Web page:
The locally available white oyster mushroom can be an excellent substitute for meat and twenty-five persons are now equipped with the expertise to cultivate their own crop following a five-day workshop, according to the Department of Public Information (DPI).
The workshop, hosted by the University of Guyana’s Berbice Campus (UGBC), Johns Science Centre concluded on Saturday.
Director of UGBC, Professor Gomathinayagam Subramanian told DPI that the aim of the workshop was to minimise the use of inorganic fertilisers by promoting the use of vermicomposting and at the same time highlight some of the health benefits of mushrooms.
DPI said that in a bid to make the environment eco-friendlier the John’s Science Centre, with funding from private stakeholders, shared with the participants how to make vermicompost.
Vermicompost is the product of the composting process using various species of worms to create a mixture of decomposing vegetable or food waste, bedding materials, and vermicast.
Professor Subramanian said that the white oyster mushroom which is widely available in Guyana, is high in protein and fibre, iron, zinc, potassium, phosphorous, calcium, folic acid, a wide range of vitamins and at the same time low in calories, gluten-free, sodium and cholesterol free.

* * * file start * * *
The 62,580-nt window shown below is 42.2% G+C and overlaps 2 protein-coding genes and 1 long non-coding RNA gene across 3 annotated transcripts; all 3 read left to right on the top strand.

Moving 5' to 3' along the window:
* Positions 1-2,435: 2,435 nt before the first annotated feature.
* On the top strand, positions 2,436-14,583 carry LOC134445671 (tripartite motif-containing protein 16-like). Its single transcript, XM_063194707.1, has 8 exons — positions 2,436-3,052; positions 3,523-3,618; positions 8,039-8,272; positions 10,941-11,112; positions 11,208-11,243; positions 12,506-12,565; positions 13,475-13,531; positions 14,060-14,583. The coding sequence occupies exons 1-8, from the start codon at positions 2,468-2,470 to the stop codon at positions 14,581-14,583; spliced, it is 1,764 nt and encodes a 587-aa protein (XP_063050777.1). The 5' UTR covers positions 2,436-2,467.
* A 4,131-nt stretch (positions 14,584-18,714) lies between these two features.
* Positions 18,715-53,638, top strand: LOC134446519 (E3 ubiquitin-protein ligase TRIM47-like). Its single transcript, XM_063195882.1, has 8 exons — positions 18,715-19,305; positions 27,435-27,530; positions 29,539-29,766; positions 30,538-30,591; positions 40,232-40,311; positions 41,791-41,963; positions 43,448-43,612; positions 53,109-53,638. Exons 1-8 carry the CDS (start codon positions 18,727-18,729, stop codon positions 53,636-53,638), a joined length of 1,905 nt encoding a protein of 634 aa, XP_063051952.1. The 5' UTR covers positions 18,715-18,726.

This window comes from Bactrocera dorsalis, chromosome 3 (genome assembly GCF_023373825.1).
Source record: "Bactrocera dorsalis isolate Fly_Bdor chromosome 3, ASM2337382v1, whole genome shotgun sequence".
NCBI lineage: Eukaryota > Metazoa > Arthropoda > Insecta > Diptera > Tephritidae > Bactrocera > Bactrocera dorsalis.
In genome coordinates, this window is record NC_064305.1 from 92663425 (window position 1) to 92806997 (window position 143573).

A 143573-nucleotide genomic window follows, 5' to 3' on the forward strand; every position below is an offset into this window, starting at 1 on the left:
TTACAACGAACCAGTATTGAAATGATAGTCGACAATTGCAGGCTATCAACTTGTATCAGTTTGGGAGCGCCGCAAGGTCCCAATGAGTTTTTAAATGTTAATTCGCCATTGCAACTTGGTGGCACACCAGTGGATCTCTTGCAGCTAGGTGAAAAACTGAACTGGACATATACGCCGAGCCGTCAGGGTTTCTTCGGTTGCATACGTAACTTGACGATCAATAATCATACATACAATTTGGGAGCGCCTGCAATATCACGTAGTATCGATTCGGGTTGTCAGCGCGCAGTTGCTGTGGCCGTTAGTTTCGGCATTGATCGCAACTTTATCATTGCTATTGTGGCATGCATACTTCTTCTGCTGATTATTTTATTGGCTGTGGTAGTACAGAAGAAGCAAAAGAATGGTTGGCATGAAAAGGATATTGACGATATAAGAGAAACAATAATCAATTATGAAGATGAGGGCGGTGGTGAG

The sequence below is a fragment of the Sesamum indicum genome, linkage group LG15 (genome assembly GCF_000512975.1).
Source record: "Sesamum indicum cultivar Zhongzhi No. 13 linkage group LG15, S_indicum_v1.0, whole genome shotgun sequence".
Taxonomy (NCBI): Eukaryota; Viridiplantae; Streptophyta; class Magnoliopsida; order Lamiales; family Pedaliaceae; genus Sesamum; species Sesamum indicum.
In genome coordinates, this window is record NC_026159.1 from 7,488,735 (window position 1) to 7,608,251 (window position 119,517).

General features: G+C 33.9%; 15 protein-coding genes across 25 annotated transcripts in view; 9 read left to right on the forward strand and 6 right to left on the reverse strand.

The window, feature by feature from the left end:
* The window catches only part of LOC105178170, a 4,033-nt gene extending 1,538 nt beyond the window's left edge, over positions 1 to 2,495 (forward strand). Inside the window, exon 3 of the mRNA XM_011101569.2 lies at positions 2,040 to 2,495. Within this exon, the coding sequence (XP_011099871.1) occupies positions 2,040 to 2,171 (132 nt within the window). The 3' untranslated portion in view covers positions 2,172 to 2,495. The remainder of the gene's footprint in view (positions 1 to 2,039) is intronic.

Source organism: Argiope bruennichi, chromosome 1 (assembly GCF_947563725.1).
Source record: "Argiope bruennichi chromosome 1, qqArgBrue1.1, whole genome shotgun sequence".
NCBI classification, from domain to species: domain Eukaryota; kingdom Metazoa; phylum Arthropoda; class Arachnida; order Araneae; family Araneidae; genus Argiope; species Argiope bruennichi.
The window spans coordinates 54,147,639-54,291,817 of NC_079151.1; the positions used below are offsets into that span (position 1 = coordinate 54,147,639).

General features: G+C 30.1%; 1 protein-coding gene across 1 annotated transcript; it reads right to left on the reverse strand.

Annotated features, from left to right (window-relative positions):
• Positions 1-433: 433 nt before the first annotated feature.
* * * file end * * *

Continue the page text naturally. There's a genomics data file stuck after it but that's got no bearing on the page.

“It is very nutritious, so, my intention is to make persons more aware of the benefits. At the end of the day, we preserve our nation in terms of being pollution free and encourage more use of the mushroom as a meat substitute. It has 10-15 percent more nutritious value than meats such as beef, mutton, duck, chicken and fish,” the professor said.
Vice Chancellor of the University of Guyana, Professor Ivelaw Griffith signaled his intention to replicate the workshop which he deemed “very successful” and important to the development of the agriculture sector in Guyana.
“The success of the workshop is further testimony to the value of any University beyond offering degrees. Sharing of knowledge does not require only a degree, short programmes, workshops, symposiums are always enabling. That the replication of knowledge facilitated by the University either at Turkeyen or Berbice is something that we take seriously…All of these opportunities makes for the moment where we find ourselves at the University an exciting one. Exciting not only because we are only doing what we have always done. We are doing something different” Professor Griffith said in his remarks.
At the conclusion of the closing ceremony, the participants and invitees sampled the cooked mushrooms which were prepared in the form of a curry, DPI said.